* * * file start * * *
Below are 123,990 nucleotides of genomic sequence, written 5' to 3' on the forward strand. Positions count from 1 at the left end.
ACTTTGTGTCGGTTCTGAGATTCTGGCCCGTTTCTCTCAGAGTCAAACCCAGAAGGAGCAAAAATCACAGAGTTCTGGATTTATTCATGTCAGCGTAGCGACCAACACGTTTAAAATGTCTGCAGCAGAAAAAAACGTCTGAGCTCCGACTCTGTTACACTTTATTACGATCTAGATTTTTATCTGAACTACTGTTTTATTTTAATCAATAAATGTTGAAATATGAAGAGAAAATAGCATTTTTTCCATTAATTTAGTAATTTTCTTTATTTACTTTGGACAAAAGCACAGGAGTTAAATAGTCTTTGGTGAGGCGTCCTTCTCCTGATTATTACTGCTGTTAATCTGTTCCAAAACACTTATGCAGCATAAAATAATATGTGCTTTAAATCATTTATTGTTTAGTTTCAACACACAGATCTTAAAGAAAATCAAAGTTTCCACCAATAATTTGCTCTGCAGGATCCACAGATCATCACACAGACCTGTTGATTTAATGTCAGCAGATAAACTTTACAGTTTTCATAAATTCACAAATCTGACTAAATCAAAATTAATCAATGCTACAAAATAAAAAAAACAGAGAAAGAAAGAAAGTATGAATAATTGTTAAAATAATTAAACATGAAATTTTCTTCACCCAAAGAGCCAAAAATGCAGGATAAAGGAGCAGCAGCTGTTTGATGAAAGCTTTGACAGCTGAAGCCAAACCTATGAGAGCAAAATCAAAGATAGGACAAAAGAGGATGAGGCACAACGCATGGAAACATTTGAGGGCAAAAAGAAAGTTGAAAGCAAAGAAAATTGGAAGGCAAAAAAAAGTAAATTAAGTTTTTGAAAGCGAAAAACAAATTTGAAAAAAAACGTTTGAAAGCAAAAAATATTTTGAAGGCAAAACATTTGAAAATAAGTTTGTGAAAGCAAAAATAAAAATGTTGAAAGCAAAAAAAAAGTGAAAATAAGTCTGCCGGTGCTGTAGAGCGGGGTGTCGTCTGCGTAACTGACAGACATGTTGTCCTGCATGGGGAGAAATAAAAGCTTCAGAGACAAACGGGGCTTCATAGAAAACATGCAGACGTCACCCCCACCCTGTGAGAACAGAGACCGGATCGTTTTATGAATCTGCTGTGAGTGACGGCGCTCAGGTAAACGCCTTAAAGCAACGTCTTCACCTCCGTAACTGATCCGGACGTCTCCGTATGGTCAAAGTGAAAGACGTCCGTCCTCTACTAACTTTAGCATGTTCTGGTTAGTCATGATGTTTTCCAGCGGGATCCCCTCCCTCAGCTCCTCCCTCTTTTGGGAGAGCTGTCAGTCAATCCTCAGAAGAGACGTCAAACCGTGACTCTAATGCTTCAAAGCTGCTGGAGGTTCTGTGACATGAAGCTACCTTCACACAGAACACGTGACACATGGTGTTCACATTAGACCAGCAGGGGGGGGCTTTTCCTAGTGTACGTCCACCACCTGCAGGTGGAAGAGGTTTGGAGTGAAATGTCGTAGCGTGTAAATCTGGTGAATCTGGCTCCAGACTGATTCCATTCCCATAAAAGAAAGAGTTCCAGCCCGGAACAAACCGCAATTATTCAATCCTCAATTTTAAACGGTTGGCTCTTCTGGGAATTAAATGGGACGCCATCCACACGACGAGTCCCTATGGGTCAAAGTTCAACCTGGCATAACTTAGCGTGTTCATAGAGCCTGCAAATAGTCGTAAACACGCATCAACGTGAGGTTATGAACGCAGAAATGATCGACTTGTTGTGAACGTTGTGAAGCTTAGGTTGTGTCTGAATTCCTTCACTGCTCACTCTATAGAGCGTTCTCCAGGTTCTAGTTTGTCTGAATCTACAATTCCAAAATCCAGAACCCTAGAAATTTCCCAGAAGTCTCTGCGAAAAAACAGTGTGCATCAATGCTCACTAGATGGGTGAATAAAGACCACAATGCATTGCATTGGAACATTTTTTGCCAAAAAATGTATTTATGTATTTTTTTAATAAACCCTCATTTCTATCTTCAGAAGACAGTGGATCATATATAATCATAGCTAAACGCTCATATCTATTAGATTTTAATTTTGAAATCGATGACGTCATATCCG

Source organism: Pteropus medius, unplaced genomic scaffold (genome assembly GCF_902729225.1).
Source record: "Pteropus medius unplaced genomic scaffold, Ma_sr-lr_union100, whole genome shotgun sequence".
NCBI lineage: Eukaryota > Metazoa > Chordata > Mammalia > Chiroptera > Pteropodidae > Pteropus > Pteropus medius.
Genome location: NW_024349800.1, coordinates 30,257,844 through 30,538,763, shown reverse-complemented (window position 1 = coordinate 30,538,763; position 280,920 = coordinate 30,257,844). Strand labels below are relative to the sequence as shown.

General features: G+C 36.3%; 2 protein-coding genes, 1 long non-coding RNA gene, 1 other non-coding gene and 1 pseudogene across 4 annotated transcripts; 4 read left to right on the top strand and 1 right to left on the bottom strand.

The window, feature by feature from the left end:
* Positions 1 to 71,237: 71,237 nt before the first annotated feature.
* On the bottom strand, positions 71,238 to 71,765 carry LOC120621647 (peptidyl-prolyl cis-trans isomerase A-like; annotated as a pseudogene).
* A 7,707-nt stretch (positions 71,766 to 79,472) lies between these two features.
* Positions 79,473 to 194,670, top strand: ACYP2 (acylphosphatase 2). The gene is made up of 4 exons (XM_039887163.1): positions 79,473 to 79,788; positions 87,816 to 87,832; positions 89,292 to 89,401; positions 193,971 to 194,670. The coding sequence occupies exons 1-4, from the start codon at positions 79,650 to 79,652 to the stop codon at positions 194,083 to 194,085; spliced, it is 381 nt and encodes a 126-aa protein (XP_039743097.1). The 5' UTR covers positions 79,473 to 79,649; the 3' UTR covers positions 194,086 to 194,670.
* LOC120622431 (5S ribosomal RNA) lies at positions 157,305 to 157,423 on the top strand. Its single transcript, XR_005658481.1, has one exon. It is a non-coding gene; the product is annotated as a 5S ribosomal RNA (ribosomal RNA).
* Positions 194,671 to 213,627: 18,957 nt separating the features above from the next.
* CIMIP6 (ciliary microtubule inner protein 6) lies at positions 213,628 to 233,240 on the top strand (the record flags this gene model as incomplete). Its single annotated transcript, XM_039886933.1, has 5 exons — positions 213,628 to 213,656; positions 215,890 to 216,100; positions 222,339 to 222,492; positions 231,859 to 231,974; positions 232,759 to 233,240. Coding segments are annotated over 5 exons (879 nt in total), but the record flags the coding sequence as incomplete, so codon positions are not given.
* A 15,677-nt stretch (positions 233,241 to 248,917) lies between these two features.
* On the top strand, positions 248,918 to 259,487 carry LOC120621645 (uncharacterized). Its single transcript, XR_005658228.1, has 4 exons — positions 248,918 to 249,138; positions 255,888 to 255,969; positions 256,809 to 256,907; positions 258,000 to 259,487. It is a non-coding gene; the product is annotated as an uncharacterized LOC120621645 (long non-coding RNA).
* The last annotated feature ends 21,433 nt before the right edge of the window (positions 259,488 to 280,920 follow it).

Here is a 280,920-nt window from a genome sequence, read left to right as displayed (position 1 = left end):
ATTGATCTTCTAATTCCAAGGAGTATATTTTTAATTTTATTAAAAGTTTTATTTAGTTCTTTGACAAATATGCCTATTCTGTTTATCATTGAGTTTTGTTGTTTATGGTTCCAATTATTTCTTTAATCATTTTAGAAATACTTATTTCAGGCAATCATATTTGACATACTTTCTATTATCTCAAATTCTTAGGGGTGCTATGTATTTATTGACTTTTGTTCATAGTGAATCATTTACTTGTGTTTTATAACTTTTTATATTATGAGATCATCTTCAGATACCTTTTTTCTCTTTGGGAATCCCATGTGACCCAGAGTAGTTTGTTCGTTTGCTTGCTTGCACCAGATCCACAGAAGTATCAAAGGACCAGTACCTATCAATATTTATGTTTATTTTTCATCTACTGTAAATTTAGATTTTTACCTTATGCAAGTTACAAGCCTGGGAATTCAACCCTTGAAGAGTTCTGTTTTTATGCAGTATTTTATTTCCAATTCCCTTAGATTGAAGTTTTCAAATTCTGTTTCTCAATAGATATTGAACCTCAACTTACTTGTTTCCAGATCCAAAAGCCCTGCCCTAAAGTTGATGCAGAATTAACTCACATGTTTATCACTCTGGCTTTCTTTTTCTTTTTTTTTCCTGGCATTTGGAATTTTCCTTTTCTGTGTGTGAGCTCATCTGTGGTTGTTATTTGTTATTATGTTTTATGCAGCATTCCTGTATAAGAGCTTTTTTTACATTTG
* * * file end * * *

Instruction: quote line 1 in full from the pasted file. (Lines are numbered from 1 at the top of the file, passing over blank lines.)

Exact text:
Below are 123,990 nucleotides of genomic sequence, written 5' to 3' on the forward strand. Positions count from 1 at the left end.